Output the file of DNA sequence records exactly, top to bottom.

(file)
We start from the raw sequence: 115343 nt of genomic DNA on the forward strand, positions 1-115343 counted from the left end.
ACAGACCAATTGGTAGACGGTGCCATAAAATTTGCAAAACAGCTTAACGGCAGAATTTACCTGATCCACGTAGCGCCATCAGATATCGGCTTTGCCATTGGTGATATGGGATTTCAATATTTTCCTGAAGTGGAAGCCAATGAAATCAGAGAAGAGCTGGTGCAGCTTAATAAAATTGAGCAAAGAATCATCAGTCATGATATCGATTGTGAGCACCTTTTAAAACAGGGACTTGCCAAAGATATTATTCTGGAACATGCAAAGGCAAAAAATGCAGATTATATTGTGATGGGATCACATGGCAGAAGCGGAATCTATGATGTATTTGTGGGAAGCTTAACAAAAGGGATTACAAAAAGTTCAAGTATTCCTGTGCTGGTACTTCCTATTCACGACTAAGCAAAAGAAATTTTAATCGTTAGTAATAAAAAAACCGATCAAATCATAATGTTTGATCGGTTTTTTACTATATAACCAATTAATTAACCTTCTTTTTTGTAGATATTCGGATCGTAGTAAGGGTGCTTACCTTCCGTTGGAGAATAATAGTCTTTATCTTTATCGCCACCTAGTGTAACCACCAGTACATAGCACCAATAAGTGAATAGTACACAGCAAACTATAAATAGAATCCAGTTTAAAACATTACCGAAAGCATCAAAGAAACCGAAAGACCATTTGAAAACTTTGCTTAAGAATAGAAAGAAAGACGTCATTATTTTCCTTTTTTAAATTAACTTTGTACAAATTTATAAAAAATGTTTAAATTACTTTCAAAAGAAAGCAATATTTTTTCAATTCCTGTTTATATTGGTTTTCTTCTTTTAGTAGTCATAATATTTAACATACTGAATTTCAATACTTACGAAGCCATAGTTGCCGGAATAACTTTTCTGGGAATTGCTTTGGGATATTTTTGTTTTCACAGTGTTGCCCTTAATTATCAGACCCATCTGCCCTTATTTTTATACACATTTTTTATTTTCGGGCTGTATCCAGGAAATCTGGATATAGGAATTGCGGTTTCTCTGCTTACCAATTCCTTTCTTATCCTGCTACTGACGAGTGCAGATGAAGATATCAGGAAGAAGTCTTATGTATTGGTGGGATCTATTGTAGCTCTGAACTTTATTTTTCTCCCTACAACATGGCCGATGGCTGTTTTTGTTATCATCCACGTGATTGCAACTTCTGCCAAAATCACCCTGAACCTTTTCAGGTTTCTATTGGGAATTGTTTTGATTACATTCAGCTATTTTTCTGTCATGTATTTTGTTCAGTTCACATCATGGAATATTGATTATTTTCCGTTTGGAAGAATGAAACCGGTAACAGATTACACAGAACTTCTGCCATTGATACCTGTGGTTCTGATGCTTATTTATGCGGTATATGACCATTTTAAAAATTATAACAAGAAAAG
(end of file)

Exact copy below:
We start from the raw sequence: 115343 nt of genomic DNA on the forward strand, positions 1-115343 counted from the left end.
ACAGACCAATTGGTAGACGGTGCCATAAAATTTGCAAAACAGCTTAACGGCAGAATTTACCTGATCCACGTAGCGCCATCAGATATCGGCTTTGCCATTGGTGATATGGGATTTCAATATTTTCCTGAAGTGGAAGCCAATGAAATCAGAGAAGAGCTGGTGCAGCTTAATAAAATTGAGCAAAGAATCATCAGTCATGATATCGATTGTGAGCACCTTTTAAAACAGGGACTTGCCAAAGATATTATTCTGGAACATGCAAAGGCAAAAAATGCAGATTATATTGTGATGGGATCACATGGCAGAAGCGGAATCTATGATGTATTTGTGGGAAGCTTAACAAAAGGGATTACAAAAAGTTCAAGTATTCCTGTGCTGGTACTTCCTATTCACGACTAAGCAAAAGAAATTTTAATCGTTAGTAATAAAAAAACCGATCAAATCATAATGTTTGATCGGTTTTTTACTATATAACCAATTAATTAACCTTCTTTTTTGTAGATATTCGGATCGTAGTAAGGGTGCTTACCTTCCGTTGGAGAATAATAGTCTTTATCTTTATCGCCACCTAGTGTAACCACCAGTACATAGCACCAATAAGTGAATAGTACACAGCAAACTATAAATAGAATCCAGTTTAAAACATTACCGAAAGCATCAAAGAAACCGAAAGACCATTTGAAAACTTTGCTTAAGAATAGAAAGAAAGACGTCATTATTTTCCTTTTTTAAATTAACTTTGTACAAATTTATAAAAAATGTTTAAATTACTTTCAAAAGAAAGCAATATTTTTTCAATTCCTGTTTATATTGGTTTTCTTCTTTTAGTAGTCATAATATTTAACATACTGAATTTCAATACTTACGAAGCCATAGTTGCCGGAATAACTTTTCTGGGAATTGCTTTGGGATATTTTTGTTTTCACAGTGTTGCCCTTAATTATCAGACCCATCTGCCCTTATTTTTATACACATTTTTTATTTTCGGGCTGTATCCAGGAAATCTGGATATAGGAATTGCGGTTTCTCTGCTTACCAATTCCTTTCTTATCCTGCTACTGACGAGTGCAGATGAAGATATCAGGAAGAAGTCTTATGTATTGGTGGGATCTATTGTAGCTCTGAACTTTATTTTTCTCCCTACAACATGGCCGATGGCTGTTTTTGTTATCATCCACGTGATTGCAACTTCTGCCAAAATCACCCTGAACCTTTTCAGGTTTCTATTGGGAATTGTTTTGATTACATTCAGCTATTTTTCTGTCATGTATTTTGTTCAGTTCACATCATGGAATATTGATTATTTTCCGTTTGGAAGAATGAAACCGGTAACAGATTACACAGAACTTCTGCCATTGATACCTGTGGTTCTGATGCTTATTTATGCGGTATATGACCATTTTAAAAATTATAACAAGAAAAG